From the Provincial Office of OSSTF
BILL 48, SAFE AND SUPPORTIVE CLASSROOMS ACT
Education Minister Lisa Thompson’s (Huron—Bruce) government bill passed second reading debate and was referred to the Legislative Committee on Social Policy. The bill will now have two days of public hearings scheduled for Monday February 25 and Tuesday February 26. OSSTF/FEESO President Harvey Bischof will make an oral brief to the committee on Monday. Any interested individuals or groups have until 6:00 p.m. on Tuesday February 26 to submit their written briefs. At this point, the bill is scheduled to return to the Legislature for third reading on Wednesday, March 6.
Thompson’s bill would require all teacher candidates to pass a math test before being licensed. Thompson’s bill would also revoke the certification of teachers and licensed early childhood educators disciplined by their respective professional regulatory body for committing sexual abuse against a student or child. As well, the bill would create guidelines for school boards to implement policies for the inclusion of service animals. Currently, 39 of the 72 school boards have policies in place. Thompson’s bill also would allow future changes to the composition of the Ontario College of Teachers and its various committees to be made by regulation rather than having to pass a bill in the Legislature.
FULL-TIME EQAO CHAIR OF THE BOARD APPOINTED
Education Minister Lisa Thompson appointed Cameron Montgomery as the new Chair of the Board for the Education Quality and Accountability Office (EQAO). Montgomery becomes the first full-time chair of EQAO with a yearly salary of $140,000 for a three-year term. Prior to this appointment, Montgomery was a professor of education at the University of Ottawa for 14 years. He resigned that position to become the Ontario Progressive Conservative candidate in the 2018 provincial election in the riding of Orléans. He lost the election to Liberal incumbent Marie-France Lalonde. A number of individuals, including the outgoing chair, David Cooke, questioned the need for a full-time chair and the salary. According to Cooke, he earned approximately $3,600 in the final year of his appointment.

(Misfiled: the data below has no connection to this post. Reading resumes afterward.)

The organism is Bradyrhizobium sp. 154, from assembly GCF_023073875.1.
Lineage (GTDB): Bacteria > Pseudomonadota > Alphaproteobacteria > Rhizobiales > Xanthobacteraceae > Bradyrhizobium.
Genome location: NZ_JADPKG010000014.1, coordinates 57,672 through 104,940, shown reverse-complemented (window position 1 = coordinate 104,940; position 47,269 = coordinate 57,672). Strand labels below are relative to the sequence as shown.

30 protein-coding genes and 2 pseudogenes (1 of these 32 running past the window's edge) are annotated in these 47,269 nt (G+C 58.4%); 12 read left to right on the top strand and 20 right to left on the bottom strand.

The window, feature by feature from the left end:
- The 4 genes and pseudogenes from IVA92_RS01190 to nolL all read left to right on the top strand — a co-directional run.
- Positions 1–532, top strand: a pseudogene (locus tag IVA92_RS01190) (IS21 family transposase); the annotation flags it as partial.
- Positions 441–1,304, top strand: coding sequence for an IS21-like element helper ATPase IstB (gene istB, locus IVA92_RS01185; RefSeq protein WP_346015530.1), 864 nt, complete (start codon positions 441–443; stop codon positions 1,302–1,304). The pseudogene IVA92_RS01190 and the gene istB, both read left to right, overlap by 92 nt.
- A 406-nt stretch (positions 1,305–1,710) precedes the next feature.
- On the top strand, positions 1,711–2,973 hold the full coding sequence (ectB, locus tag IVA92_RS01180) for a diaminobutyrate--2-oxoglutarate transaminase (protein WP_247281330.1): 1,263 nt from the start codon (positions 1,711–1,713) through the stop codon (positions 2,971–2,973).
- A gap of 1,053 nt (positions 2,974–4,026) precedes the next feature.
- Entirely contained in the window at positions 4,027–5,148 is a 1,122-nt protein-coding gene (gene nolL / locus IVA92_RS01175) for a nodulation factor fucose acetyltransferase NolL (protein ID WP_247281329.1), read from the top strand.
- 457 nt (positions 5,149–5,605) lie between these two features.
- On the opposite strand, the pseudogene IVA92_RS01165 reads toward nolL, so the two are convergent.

NEW BILLS INTRODUCED
BILL 68, COMPREHENSIVE ONTARIO POLICE SERVICES ACT
Minister of Community Safety and Correctional Services, Sylvia Jones (Dufferin—Caledon) introduced this government bill that would limit the scope of the Special Investigations Unit (SIU). The SIU would only investigate in cases where police are involved in serious injury or death, and face allegations of sexual assault. As well, the SIU is to complete their investigations within 120 days. If they don’t, they must provide reasons for the delay. The bill will also create a new agency, the Law Enforcement Complaints Agency, to deal with complaints against police. The agency will have the power to direct complaints to a police force or to an independent investigator. This is a change from the current complaints process, which is handled by the Office of the Independent Police
BILL 71, PARIS GALT MORAINE CONSERVATION ACT
MPP Mike Schreiner (Guelph), the Green Party Leader, introduced his first piece of legislation which would protect the drinking water supply in his riding of Guelph. Schreiner’s bill is a response to a part of government’s Bill 66, Restoring Ontario’s Competitiveness Act, which Schreiner said would threaten the clean drinking water supply provided by the Paris Galt Moraine to Guelph and the surrounding community.
BILLS REFERRED TO COMMITTEE
BILL 63, RIGHT TO TIMELY MENTAL HEALTH AND ADDICTION CARE FOR CHILDREN AND YOUTH ACT
NDP MPP Bhutila Karpoche’s (Parkdale—High Park) private member’s bill passed second reading and has been referred to the Standing Committee on General Government.
Karpoche’s bill would require the Minister of Health and Long-term Care to ensure that a person who is less than 26 years old, residing in Ontario and has been deemed to require a mental health or addiction service receive access to the required mental health or addiction service within 30 days of being deemed to require the service.
BILL 64, NOAH AND GREGORY’S LAW (TRANSITION TO ADULT DEVELOPMENTAL SERVICES AND SUPPORTS)
NDP MPP Lisa Gretzky’s (Windsor West) private member’s bill passed second reading and has been referred to the Standing Committee on Regulations and Private Bills.
Gretzky’s bill aims to end the gap in funding support for individuals with developmental challenges when they turn 18 years of age. In addressing the need for this legislation, Gretzky said, “So the Noah and Gregory’s Law would bridge that gap. What it could do is, as someone ages out of their support—children and youth, once they turn 18—the funding that they were already receiving, the funding and the supports that they were getting through the ministry of children and youth, through SSAH, would follow them. They would continue to get it while they go through the application process for Passport, while they sit and wait for Passport funding to actually begin. There would no longer be a four- or five-year gap where they’re not receiving any supports or services at all.”